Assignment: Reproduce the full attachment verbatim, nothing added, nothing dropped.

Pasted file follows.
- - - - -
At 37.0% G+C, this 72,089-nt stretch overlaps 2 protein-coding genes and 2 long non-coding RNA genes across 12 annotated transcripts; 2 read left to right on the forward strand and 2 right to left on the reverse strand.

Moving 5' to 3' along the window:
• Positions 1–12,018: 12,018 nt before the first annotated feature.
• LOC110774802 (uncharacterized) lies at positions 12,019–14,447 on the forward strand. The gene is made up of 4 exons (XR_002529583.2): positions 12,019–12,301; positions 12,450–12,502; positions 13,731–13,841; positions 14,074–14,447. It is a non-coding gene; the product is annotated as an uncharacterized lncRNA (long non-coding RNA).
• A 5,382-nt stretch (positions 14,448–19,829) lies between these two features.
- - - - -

At 37.0% G+C, this 72,089-nt stretch overlaps 2 protein-coding genes and 2 long non-coding RNA genes across 12 annotated transcripts; 2 read left to right on the forward strand and 2 right to left on the reverse strand.

Moving 5' to 3' along the window:
• Positions 1–12,018: 12,018 nt before the first annotated feature.
• LOC110774802 (uncharacterized) lies at positions 12,019–14,447 on the forward strand. The gene is made up of 4 exons (XR_002529583.2): positions 12,019–12,301; positions 12,450–12,502; positions 13,731–13,841; positions 14,074–14,447. It is a non-coding gene; the product is annotated as an uncharacterized lncRNA (long non-coding RNA).
• A 5,382-nt stretch (positions 14,448–19,829) lies between these two features.